Many of you are likely familiar how the mega IPOs have thus far turned out with nine of the 15 largest by companies in the Bay Area recording declining stock prices since their initial offering day. Linked here in the Newsline are two placemats with far more detail on IPOs and venture capital with much of the information--– largely courtesy of our friends at PitchBook—focused on the Bay Area but also comparing this market to other core regions around the country.
There remains a LOT of dry powder out there and fundraising remains healthy though slower compared to the past few lofty years. This isn’t terribly surprising considering those late-stage venture capital- funded companies that went public in 2019.
Meanwhile, in other news, there’s an election in just over a week here – put March 3 on your calendar. Besides the presidential primary in California that day, there are several ballot measures. Two directly affect commercial real estate – a retail vacancy tax known as Proposition D and additional limits on office development tied to affordable housing known as Proposition E. You can read up on both here. There are a couple of recent articles regarding Proposition E included below to give more context to the issues – one from WIRED magazine and another from the San Francisco Chronicle.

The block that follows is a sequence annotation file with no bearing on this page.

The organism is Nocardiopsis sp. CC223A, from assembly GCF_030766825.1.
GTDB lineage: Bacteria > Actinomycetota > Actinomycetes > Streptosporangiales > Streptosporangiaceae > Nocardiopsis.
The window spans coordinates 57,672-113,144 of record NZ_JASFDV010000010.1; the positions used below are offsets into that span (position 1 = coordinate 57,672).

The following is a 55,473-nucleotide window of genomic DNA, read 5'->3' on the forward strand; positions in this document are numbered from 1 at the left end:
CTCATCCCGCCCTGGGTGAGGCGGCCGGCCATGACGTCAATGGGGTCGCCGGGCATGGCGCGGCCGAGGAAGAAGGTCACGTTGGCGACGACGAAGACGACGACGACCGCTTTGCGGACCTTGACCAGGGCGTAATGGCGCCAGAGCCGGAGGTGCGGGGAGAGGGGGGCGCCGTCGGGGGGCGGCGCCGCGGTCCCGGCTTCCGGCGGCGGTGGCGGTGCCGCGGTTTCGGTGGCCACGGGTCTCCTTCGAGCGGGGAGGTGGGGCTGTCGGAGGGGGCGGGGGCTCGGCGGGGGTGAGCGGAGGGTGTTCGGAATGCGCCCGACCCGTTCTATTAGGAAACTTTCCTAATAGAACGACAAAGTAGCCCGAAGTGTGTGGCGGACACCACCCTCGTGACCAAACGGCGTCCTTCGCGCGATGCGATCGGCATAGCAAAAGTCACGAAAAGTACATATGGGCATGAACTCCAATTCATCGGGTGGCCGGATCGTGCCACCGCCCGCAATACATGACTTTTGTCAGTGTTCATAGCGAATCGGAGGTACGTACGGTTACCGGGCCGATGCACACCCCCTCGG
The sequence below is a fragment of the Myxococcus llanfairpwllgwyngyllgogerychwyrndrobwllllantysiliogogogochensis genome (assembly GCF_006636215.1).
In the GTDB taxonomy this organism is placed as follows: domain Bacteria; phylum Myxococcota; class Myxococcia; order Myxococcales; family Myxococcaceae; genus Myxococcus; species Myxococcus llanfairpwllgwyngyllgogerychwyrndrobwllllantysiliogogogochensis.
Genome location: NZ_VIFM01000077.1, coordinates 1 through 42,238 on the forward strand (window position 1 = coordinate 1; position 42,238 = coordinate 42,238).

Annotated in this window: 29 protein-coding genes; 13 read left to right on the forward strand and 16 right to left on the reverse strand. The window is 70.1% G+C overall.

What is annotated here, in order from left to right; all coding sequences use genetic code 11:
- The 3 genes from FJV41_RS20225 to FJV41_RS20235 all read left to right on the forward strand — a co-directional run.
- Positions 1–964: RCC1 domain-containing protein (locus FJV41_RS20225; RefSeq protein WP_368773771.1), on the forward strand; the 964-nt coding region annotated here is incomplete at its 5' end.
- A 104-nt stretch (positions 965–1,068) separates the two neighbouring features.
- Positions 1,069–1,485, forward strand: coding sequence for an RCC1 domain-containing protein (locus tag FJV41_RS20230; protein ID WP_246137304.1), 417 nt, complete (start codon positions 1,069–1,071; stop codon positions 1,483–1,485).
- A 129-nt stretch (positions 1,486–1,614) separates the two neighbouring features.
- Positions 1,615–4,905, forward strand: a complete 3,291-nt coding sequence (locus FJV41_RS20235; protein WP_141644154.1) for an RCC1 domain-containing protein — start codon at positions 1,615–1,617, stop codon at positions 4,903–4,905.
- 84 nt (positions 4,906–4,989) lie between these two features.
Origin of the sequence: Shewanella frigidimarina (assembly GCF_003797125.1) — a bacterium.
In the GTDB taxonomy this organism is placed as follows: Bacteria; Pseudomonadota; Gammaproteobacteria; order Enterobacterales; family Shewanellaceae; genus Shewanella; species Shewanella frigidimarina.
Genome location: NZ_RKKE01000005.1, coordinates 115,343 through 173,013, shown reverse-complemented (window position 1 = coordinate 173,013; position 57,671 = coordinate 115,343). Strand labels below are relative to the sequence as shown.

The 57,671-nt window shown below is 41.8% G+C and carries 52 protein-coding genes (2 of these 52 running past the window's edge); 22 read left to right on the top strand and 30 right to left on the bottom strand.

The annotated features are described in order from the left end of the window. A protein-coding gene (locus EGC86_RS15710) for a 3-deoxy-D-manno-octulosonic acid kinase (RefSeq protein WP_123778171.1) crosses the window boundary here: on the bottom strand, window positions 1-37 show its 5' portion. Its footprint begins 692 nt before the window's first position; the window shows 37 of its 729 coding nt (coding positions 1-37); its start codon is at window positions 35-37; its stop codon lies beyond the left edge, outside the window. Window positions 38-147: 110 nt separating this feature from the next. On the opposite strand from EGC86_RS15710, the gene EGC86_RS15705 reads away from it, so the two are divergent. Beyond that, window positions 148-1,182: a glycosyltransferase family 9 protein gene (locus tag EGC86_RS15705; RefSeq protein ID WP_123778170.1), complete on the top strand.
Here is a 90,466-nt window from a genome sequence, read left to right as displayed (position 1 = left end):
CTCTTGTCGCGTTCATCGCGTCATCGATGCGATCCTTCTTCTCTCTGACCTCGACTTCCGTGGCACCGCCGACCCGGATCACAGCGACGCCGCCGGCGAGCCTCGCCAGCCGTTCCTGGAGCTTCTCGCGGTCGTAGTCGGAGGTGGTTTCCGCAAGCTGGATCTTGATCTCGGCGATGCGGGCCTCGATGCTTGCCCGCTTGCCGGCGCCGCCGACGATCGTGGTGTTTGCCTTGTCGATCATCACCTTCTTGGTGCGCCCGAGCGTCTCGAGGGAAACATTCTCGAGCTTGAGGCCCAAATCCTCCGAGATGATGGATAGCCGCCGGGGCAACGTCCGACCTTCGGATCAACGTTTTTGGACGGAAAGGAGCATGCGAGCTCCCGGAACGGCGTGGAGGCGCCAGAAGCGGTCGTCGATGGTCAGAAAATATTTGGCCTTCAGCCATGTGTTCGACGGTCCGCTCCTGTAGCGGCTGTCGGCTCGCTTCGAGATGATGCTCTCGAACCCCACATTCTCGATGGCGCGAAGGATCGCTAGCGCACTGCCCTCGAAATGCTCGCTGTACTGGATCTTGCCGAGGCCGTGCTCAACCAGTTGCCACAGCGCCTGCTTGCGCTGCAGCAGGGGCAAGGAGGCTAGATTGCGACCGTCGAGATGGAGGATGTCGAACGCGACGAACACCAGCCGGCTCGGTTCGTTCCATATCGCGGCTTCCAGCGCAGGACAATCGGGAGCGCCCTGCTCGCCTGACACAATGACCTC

Speaking of retail, the premier retail submarket for San Francisco, Union Square, has recorded a rise in its vacancy rate recently while the average asking rent has been somewhat suppressed. Retail of all kinds and in all locations is undergoing a metamorphosis and Union Square will need to make some changes to remain relevant. There’s an in-depth story below in our Stories of the Week section from the San Francisco Business Times that explains more. Also, take a look at our San Francisco urban retail report found at this link which will give you added insight into what’s happening in Union Square and other neighborhoods.
As always, there is a lot more going on across the region with the pertinent stories below. In addition, there are a couple of reports having to do with our mega-market neighbor to the south, Los Angeles, on growth potentially slowing there—as well as in the rest of California—even as a massive office complex in Century City built in the 1970s has reached 100% occupancy. Plus there’s yet more leasing activity in Silicon Valley with big tech continuing to take down big blocks of space and a major new development about to break ground in downtown San Jose.
This post is commentary from the latest weekly edition of our NorCal Newsline, which you can subscribe to for free by contacting Robert Sammons.